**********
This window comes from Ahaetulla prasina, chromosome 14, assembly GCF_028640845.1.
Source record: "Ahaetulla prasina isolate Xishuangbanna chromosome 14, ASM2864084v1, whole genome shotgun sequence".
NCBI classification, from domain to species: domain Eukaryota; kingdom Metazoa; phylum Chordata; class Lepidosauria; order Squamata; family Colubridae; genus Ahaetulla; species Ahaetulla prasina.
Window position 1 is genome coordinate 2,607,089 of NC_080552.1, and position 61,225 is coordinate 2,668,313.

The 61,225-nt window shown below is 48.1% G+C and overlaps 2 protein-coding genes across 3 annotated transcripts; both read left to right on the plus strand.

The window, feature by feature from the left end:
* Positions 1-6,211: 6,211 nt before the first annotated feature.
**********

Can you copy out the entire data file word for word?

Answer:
This window comes from Ahaetulla prasina, chromosome 14, assembly GCF_028640845.1.
Source record: "Ahaetulla prasina isolate Xishuangbanna chromosome 14, ASM2864084v1, whole genome shotgun sequence".
NCBI classification, from domain to species: domain Eukaryota; kingdom Metazoa; phylum Chordata; class Lepidosauria; order Squamata; family Colubridae; genus Ahaetulla; species Ahaetulla prasina.
Window position 1 is genome coordinate 2,607,089 of NC_080552.1, and position 61,225 is coordinate 2,668,313.

The 61,225-nt window shown below is 48.1% G+C and overlaps 2 protein-coding genes across 3 annotated transcripts; both read left to right on the plus strand.

The window, feature by feature from the left end:
* Positions 1-6,211: 6,211 nt before the first annotated feature.